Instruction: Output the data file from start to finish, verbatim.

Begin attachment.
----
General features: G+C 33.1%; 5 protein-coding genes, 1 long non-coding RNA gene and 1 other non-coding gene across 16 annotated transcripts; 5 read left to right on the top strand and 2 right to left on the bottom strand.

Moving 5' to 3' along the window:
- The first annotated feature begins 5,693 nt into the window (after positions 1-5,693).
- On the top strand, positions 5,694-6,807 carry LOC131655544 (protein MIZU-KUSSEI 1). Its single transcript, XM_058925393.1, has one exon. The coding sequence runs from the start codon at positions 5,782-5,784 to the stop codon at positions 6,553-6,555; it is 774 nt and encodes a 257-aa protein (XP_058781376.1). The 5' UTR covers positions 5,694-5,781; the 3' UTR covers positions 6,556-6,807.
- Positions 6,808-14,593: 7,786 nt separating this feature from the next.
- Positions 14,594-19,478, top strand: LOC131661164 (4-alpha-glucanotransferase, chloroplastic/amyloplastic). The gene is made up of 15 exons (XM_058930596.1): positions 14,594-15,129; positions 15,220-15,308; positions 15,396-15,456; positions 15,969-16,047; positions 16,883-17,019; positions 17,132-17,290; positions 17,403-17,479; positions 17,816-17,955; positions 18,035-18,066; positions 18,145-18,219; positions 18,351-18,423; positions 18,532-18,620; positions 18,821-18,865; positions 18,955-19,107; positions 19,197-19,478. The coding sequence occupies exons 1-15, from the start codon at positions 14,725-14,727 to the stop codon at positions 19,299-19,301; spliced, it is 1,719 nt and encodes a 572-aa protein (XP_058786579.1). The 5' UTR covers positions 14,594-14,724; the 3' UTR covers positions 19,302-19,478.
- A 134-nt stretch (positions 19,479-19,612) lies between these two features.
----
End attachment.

General features: G+C 33.1%; 5 protein-coding genes, 1 long non-coding RNA gene and 1 other non-coding gene across 16 annotated transcripts; 5 read left to right on the top strand and 2 right to left on the bottom strand.

Moving 5' to 3' along the window:
- The first annotated feature begins 5,693 nt into the window (after positions 1-5,693).
- On the top strand, positions 5,694-6,807 carry LOC131655544 (protein MIZU-KUSSEI 1). Its single transcript, XM_058925393.1, has one exon. The coding sequence runs from the start codon at positions 5,782-5,784 to the stop codon at positions 6,553-6,555; it is 774 nt and encodes a 257-aa protein (XP_058781376.1). The 5' UTR covers positions 5,694-5,781; the 3' UTR covers positions 6,556-6,807.
- Positions 6,808-14,593: 7,786 nt separating this feature from the next.
- Positions 14,594-19,478, top strand: LOC131661164 (4-alpha-glucanotransferase, chloroplastic/amyloplastic). The gene is made up of 15 exons (XM_058930596.1): positions 14,594-15,129; positions 15,220-15,308; positions 15,396-15,456; positions 15,969-16,047; positions 16,883-17,019; positions 17,132-17,290; positions 17,403-17,479; positions 17,816-17,955; positions 18,035-18,066; positions 18,145-18,219; positions 18,351-18,423; positions 18,532-18,620; positions 18,821-18,865; positions 18,955-19,107; positions 19,197-19,478. The coding sequence occupies exons 1-15, from the start codon at positions 14,725-14,727 to the stop codon at positions 19,299-19,301; spliced, it is 1,719 nt and encodes a 572-aa protein (XP_058786579.1). The 5' UTR covers positions 14,594-14,724; the 3' UTR covers positions 19,302-19,478.
- A 134-nt stretch (positions 19,479-19,612) lies between these two features.